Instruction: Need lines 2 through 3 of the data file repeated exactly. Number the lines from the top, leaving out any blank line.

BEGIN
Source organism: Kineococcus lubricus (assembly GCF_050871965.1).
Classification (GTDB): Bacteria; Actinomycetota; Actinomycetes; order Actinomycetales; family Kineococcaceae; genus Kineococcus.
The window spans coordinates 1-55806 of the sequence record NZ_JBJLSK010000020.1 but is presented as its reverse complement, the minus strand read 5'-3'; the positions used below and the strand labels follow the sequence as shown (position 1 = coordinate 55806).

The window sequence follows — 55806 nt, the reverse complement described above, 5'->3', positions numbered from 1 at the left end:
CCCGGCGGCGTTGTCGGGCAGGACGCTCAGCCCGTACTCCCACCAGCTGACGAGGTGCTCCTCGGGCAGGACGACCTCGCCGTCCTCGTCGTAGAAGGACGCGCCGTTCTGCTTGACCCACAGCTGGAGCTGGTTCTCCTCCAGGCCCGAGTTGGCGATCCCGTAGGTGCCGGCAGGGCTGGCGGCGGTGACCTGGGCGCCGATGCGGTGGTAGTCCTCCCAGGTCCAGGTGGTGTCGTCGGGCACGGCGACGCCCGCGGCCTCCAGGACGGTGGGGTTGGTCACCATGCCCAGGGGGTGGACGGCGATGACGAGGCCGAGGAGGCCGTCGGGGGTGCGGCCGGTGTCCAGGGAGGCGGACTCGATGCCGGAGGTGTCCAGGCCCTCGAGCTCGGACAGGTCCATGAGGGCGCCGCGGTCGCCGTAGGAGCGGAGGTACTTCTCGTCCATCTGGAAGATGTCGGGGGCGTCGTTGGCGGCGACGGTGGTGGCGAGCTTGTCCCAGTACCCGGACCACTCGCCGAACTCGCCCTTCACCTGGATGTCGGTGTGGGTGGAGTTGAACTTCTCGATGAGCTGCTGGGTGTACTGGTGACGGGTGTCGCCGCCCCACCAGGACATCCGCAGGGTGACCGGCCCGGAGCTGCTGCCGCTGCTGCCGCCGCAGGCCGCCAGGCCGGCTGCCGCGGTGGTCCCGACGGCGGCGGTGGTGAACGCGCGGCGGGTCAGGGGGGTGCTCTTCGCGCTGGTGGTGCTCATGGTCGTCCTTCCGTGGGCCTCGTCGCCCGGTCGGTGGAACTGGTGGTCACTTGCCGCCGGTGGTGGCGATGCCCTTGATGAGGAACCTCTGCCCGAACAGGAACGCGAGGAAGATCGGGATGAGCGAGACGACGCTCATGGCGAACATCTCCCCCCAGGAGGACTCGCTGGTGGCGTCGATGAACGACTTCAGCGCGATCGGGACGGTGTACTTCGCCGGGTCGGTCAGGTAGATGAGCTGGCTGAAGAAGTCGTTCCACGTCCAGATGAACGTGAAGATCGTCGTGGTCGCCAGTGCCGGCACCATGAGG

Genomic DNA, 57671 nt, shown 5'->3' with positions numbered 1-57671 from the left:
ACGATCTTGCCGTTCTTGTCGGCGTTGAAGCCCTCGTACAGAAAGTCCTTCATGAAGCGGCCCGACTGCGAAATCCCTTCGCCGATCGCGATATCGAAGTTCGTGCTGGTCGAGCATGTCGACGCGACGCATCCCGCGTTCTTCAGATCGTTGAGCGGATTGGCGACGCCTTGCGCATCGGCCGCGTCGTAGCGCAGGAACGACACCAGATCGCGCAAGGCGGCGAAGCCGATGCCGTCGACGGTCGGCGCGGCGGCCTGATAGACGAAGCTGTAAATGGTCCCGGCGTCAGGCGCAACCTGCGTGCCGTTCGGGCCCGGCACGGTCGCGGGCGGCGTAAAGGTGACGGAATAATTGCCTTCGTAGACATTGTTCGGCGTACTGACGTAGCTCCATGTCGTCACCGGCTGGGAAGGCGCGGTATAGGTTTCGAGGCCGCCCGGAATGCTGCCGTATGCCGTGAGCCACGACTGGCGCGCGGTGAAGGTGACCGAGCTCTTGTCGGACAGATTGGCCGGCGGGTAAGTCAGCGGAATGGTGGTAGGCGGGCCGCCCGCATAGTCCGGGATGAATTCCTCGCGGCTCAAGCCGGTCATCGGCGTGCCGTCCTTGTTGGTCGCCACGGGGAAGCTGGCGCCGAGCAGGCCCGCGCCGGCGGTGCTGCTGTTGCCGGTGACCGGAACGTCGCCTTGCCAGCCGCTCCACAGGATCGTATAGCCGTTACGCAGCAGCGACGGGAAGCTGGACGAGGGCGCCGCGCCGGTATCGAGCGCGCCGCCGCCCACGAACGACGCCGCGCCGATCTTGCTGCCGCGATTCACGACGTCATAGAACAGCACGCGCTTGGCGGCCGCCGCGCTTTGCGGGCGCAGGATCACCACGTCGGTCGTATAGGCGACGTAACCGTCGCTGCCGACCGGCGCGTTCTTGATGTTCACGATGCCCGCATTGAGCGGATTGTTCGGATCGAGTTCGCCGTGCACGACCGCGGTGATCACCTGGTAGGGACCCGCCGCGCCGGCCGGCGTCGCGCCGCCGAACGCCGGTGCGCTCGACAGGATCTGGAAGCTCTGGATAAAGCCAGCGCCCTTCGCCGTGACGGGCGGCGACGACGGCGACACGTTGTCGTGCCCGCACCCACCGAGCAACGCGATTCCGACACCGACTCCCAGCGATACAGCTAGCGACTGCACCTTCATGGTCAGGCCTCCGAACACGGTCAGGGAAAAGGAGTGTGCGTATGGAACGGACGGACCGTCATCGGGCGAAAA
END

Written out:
Classification (GTDB): Bacteria; Actinomycetota; Actinomycetes; order Actinomycetales; family Kineococcaceae; genus Kineococcus.
The window spans coordinates 1-55806 of the sequence record NZ_JBJLSK010000020.1 but is presented as its reverse complement, the minus strand read 5'-3'; the positions used below and the strand labels follow the sequence as shown (position 1 = coordinate 55806).